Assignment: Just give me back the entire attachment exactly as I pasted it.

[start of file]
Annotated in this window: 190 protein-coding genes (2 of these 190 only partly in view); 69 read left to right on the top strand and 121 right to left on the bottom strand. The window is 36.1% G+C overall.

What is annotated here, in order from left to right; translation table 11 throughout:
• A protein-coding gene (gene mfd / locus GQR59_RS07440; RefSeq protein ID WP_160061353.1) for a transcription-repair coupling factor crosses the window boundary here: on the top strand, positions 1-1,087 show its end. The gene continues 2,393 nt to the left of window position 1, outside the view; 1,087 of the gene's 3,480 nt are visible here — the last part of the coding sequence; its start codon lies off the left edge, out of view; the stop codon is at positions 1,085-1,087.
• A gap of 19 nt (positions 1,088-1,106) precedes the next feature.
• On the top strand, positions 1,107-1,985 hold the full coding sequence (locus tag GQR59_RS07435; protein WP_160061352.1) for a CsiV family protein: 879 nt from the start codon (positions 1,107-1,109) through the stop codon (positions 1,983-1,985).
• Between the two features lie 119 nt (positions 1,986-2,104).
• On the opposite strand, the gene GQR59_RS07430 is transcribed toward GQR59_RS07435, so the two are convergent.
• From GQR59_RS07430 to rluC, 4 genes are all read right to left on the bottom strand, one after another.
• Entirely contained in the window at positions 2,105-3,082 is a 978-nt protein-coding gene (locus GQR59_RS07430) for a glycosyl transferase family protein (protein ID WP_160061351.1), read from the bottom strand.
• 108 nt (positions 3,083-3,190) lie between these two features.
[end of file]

Annotated in this window: 190 protein-coding genes (2 of these 190 only partly in view); 69 read left to right on the top strand and 121 right to left on the bottom strand. The window is 36.1% G+C overall.

What is annotated here, in order from left to right; translation table 11 throughout:
• A protein-coding gene (gene mfd / locus GQR59_RS07440; RefSeq protein ID WP_160061353.1) for a transcription-repair coupling factor crosses the window boundary here: on the top strand, positions 1-1,087 show its end. The gene continues 2,393 nt to the left of window position 1, outside the view; 1,087 of the gene's 3,480 nt are visible here — the last part of the coding sequence; its start codon lies off the left edge, out of view; the stop codon is at positions 1,085-1,087.
• A gap of 19 nt (positions 1,088-1,106) precedes the next feature.
• On the top strand, positions 1,107-1,985 hold the full coding sequence (locus tag GQR59_RS07435; protein WP_160061352.1) for a CsiV family protein: 879 nt from the start codon (positions 1,107-1,109) through the stop codon (positions 1,983-1,985).
• Between the two features lie 119 nt (positions 1,986-2,104).
• On the opposite strand, the gene GQR59_RS07430 is transcribed toward GQR59_RS07435, so the two are convergent.
• From GQR59_RS07430 to rluC, 4 genes are all read right to left on the bottom strand, one after another.
• Entirely contained in the window at positions 2,105-3,082 is a 978-nt protein-coding gene (locus GQR59_RS07430) for a glycosyl transferase family protein (protein ID WP_160061351.1), read from the bottom strand.
• 108 nt (positions 3,083-3,190) lie between these two features.